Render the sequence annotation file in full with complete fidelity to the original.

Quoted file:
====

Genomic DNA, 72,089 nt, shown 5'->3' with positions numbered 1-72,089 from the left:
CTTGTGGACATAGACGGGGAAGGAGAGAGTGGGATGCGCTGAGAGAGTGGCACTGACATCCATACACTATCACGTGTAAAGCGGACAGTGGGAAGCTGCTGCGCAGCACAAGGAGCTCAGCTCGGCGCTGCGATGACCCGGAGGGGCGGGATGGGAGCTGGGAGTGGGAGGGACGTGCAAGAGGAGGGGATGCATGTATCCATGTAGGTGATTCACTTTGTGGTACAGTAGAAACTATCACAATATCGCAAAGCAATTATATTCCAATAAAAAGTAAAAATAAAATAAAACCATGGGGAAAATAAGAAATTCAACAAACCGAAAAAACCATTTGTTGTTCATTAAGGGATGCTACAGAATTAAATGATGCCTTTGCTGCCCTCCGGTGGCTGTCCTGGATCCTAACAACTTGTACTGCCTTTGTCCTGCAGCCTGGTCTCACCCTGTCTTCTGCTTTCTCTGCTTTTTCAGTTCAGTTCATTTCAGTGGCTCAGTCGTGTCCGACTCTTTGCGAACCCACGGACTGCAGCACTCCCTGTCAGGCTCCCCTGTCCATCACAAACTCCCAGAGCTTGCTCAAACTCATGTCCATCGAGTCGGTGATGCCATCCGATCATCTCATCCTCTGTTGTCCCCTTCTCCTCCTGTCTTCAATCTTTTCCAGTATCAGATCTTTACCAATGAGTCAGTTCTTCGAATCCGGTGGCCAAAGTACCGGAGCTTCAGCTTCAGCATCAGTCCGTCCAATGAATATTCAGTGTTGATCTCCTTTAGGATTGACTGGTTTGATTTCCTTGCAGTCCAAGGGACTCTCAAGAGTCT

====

Genomic DNA, 72,089 nt, shown 5'->3' with positions numbered 1-72,089 from the left:
CTTGTGGACATAGACGGGGAAGGAGAGAGTGGGATGCGCTGAGAGAGTGGCACTGACATCCATACACTATCACGTGTAAAGCGGACAGTGGGAAGCTGCTGCGCAGCACAAGGAGCTCAGCTCGGCGCTGCGATGACCCGGAGGGGCGGGATGGGAGCTGGGAGTGGGAGGGACGTGCAAGAGGAGGGGATGCATGTATCCATGTAGGTGATTCACTTTGTGGTACAGTAGAAACTATCACAATATCGCAAAGCAATTATATTCCAATAAAAAGTAAAAATAAAATAAAACCATGGGGAAAATAAGAAATTCAACAAACCGAAAAAACCATTTGTTGTTCATTAAGGGATGCTACAGAATTAAATGATGCCTTTGCTGCCCTCCGGTGGCTGTCCTGGATCCTAACAACTTGTACTGCCTTTGTCCTGCAGCCTGGTCTCACCCTGTCTTCTGCTTTCTCTGCTTTTTCAGTTCAGTTCATTTCAGTGGCTCAGTCGTGTCCGACTCTTTGCGAACCCACGGACTGCAGCACTCCCTGTCAGGCTCCCCTGTCCATCACAAACTCCCAGAGCTTGCTCAAACTCATGTCCATCGAGTCGGTGATGCCATCCGATCATCTCATCCTCTGTTGTCCCCTTCTCCTCCTGTCTTCAATCTTTTCCAGTATCAGATCTTTACCAATGAGTCAGTTCTTCGAATCCGGTGGCCAAAGTACCGGAGCTTCAGCTTCAGCATCAGTCCGTCCAATGAATATTCAGTGTTGATCTCCTTTAGGATTGACTGGTTTGATTTCCTTGCAGTCCAAGGGACTCTCAAGAGTCT